Thousands of protesters have gathered for an anti-lockdown demonstration in central London today, prompting clashes with police as officers tried to shut the event down.
Crowds massed in Trafalgar Square carrying a variety of signs, flags and placards to take part in a "we do not consent" rally, none appearing to wear face coverings or to social distance.
The demonstrators, who are protesting against the British government's Covid-19 restrictions, cheered and clapped, shouting "we will win".
The new rules include a ban on gatherings of more than six people and a curfew on pubs and restaurants - they must close by 10pm.
The UK yesterday recorded its highest single-day figure of coronavirus cases, with 6,874 lab-confirmed cases.
A ban on households mixing in each other's homes came into effect at midnight in Wigan, Stockport, Blackpool and Leeds. It was extended across Northern Ireland earlier this week.
Cardiff and Swansea will go into local lockdown from 6pm tomorrow, the Welsh Government has confirmed.
People will not be able to enter or leave the areas without a reasonable excuse. They will not be able to meet indoors with anyone they do not live with, with extended households suspended.
The total number of people set to be living under stricter rules across the UK will rise to 17 million.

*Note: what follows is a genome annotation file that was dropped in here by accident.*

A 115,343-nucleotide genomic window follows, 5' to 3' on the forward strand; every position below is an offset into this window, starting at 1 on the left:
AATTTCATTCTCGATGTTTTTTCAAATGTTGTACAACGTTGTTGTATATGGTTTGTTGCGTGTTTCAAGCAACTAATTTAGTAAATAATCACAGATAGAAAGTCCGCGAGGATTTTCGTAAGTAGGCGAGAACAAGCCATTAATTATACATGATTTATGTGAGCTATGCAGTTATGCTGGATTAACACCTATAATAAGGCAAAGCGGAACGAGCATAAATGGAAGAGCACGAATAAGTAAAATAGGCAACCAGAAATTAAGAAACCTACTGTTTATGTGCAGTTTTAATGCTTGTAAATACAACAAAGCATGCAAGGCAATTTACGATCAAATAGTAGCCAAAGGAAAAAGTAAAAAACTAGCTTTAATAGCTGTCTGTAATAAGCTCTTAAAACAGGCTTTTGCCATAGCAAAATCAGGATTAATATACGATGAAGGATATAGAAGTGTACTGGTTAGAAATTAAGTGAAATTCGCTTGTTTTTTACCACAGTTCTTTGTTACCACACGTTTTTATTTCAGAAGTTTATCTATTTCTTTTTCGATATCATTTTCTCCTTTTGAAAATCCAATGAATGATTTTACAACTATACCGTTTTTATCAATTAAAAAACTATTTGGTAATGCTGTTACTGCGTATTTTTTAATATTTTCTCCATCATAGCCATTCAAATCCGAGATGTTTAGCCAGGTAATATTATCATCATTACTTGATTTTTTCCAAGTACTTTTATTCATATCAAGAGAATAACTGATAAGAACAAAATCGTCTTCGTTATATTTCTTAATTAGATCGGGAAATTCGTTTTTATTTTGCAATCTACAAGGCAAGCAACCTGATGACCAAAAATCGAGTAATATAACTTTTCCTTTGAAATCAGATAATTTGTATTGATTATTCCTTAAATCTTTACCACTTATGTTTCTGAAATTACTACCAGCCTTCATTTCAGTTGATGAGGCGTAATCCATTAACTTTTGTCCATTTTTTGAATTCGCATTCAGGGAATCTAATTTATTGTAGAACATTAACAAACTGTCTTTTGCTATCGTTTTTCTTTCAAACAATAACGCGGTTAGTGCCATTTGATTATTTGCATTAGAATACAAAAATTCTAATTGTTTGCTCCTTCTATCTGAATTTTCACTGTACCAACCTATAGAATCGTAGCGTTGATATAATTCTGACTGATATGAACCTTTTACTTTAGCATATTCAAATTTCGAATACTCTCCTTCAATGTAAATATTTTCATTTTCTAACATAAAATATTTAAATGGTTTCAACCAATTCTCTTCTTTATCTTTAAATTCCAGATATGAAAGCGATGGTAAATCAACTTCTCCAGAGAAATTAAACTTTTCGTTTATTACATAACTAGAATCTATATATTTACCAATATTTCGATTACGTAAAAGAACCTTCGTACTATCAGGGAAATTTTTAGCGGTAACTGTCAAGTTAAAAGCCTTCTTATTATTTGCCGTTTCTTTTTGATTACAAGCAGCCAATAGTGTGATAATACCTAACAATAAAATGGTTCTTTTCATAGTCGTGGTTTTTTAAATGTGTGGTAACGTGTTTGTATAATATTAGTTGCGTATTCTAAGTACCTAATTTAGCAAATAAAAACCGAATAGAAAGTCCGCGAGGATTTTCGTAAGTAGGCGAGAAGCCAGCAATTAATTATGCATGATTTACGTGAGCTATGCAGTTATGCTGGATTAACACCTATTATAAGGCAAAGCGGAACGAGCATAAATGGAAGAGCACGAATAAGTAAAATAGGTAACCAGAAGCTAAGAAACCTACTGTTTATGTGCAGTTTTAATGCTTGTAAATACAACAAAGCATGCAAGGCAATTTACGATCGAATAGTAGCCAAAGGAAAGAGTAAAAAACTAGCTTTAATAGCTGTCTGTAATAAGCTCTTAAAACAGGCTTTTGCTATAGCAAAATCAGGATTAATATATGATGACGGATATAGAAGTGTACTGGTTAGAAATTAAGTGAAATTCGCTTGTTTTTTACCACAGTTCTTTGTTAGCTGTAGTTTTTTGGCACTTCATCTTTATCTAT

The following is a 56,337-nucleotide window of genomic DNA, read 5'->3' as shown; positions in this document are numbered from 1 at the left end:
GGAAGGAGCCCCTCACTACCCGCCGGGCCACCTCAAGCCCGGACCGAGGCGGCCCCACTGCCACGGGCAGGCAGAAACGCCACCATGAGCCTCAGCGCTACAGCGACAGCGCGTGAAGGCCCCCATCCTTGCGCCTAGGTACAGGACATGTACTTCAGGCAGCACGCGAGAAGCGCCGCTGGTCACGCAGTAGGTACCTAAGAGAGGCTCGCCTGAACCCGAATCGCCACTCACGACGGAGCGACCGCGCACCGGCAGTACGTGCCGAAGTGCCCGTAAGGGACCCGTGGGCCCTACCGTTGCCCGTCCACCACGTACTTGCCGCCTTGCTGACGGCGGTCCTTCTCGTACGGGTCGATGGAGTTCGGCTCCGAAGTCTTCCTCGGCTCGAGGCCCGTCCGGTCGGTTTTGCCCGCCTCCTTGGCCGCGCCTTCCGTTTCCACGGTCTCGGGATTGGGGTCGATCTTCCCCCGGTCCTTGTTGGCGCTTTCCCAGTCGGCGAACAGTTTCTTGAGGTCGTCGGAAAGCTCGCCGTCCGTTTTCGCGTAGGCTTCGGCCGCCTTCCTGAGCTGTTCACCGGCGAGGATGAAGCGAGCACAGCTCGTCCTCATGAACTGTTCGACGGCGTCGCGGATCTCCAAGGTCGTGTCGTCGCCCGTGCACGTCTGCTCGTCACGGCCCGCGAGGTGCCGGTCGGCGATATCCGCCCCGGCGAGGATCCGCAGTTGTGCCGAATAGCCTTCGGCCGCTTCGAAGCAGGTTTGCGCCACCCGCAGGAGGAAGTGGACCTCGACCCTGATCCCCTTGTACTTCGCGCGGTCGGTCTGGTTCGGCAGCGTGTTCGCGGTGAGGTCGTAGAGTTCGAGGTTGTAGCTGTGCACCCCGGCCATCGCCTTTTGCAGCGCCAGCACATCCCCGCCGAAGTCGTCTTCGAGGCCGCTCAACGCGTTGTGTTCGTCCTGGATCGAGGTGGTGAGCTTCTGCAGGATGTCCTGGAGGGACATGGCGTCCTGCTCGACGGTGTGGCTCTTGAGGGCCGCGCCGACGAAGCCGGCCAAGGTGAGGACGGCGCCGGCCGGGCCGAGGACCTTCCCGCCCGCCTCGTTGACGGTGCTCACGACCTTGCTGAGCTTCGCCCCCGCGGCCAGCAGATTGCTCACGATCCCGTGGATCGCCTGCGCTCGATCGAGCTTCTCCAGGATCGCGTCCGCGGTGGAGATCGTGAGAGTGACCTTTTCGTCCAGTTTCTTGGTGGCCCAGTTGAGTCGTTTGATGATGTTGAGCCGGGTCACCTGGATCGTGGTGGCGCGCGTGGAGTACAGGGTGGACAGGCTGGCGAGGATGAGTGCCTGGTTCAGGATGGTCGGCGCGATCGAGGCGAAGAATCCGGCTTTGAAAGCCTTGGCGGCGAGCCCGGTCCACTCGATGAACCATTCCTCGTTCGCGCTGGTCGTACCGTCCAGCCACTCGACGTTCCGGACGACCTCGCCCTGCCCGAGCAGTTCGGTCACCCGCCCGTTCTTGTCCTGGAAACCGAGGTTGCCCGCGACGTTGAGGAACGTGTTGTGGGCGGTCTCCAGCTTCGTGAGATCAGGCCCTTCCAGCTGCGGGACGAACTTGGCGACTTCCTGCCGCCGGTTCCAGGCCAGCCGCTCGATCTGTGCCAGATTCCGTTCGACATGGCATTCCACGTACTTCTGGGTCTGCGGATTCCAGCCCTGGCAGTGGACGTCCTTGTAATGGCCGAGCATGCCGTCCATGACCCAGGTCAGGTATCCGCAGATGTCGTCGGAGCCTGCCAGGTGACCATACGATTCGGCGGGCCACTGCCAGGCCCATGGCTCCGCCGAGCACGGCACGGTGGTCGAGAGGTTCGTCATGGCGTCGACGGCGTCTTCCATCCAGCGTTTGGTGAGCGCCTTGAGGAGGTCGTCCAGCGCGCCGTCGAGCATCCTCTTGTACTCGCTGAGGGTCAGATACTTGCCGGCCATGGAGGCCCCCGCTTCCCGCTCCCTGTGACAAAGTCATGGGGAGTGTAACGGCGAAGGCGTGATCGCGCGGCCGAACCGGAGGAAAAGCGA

British Health Secretary Matt Hancock said there had been an "acceleration of Covid-19 cases across the country, especially in the North West and the North East.
"Working alongside our scientific and public health experts and local leaders, we are prepared to take swift and decisive action to reduce transmission of the virus and protect communities."
Today's protest in London is taking place a week after a separate event which saw more than a dozen officers injured when a "small minority" targeted police and more than 32 arrests were made.
The Metropolitan Police said it had been engaging with organisers throughout the week to remind them of their legal obligations and explaining the events could be in breach of coronavirus regulations.
While protests are exempt from the rule of six which is in force in England, organisers must submit a risk assessment and comply with social distancing.
Commander Ade Adelekan, who is leading the Met operation, said while there is "great frustration" at the regulations, a large midday protest could put the health of protesters and their contacts at risk.
He said: "I know there is great frustration to these regulations but they have been designed to keep everyone safe from what is a lethal virus.
"By flagrantly gathering in large numbers and ignoring social distancing, you are putting your health and the health of your loved ones at risk."
Elsewhere, Manchester Metropolitan University students at two accommodation sites in the city have been instructed to self-isolate for 14 days following a spike in coronavirus cases.
British Prime Minister Boris Johnson will urge world leaders to overcome their differences and unite in the battle against coronavirus in a speech to the United Nations General Assembly later today.